By Sunil Garodia
First publised on 2020-03-19 11:40:32
The Supreme Court bench hearing the adjusted gross revenue (AGR) case flew into a rage when the government filed a plea for a reassessment of dues and granting the telcos a twenty-year window to make staggered payments. The judges were categorical in saying that there was no question of looking at any "self-assessment" by the telecom companies as that amounts to a fraud on the nation. They were of the view that when the government had estimated the dues and the same were audited and billed to the telcos and consequently approved as correct and in order by the Supreme Court, there was no need for a reassessment. In fact, the court said that "we will be party to fraud if we allow self-assessment of AGR dues by telecom companies" and it "cannot be permitted in the wildest dreams".
When the AGR case was proceeding in the Supreme Court, the government fought tooth and nail to realize what it had billed as dues to the telcos. It did not concede an inch and countered all arguments put forward by the companies with an inflexible attitude. It knew then too that with the highest spectrum fees and lowest rates for services in the world, the telcos were not in a position to pay the AGR along with penalties and interest. Yet, it chose to ignore all petitions by the companies and the considered opinion of experts and went ahead with its arguments based solely on the initial (flawed, for it added "other income" to the core income from telecom business in calculating the AGR) contract it had signed with the telecom companies.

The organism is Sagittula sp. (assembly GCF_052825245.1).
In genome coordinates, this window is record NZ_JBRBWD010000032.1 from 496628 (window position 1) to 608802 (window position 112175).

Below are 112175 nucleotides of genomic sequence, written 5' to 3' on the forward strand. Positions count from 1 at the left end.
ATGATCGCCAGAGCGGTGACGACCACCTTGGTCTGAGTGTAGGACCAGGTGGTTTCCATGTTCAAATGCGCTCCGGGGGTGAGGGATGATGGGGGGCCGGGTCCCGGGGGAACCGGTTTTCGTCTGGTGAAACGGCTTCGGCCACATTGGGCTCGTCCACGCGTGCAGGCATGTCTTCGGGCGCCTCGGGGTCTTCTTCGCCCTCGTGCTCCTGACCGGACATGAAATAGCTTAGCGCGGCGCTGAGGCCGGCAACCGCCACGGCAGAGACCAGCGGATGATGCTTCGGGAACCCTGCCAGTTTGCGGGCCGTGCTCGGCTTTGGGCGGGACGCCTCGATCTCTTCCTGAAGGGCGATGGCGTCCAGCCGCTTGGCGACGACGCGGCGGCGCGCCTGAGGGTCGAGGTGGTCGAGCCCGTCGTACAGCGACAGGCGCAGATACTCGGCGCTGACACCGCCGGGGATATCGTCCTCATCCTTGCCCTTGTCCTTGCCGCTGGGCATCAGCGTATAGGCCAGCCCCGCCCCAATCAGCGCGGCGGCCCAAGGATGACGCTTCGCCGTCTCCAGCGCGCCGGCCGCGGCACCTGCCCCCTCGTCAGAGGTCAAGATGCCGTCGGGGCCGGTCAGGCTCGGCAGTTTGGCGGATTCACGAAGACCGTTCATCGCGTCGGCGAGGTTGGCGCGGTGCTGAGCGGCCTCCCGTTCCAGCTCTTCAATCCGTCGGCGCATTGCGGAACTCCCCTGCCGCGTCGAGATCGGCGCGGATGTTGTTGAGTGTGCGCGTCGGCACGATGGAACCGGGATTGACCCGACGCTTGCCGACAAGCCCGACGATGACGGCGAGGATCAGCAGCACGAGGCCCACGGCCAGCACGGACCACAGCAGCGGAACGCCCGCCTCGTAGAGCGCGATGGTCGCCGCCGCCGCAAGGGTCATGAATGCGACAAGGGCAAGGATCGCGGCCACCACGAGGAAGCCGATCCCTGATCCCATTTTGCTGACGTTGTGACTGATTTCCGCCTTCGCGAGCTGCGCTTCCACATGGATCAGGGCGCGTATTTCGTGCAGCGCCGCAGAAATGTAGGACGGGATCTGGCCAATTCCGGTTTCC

After the Supreme Court order and especially after Vodafone-Idea clearly said that it was in no position to pay the Rs 58000cr demanded from it and will have to wind up its business in India, the government started thinking of a bailout package. But it seems it is too late for that. The ideal time was when the telcos had approached it when the case was being heard in the Supreme Court. The government could have then come to an understanding where the telcos could have been made to pay the actual assessed amount with a token penalty and some interest. That would have settled the matter without putting stress on the companies and not causing much loss to the exchequer.
But now, after the dues have been certified by the Supreme Court, that time has passed. The court was right in saying that any deviation from its order would amount to contempt of court and if that happens, the court would be constrained to call the managing directors of each of the companies and send them to jail directly from the court. It was also critical of the media for publishing articles questioning the court's previous order. It said that the telcos were trying to influence the court via the media. It is a muddle created solely by the inflexible attitude displayed by the government earlier and it will have to think out of the box to set it right without angering the court or causing contempt.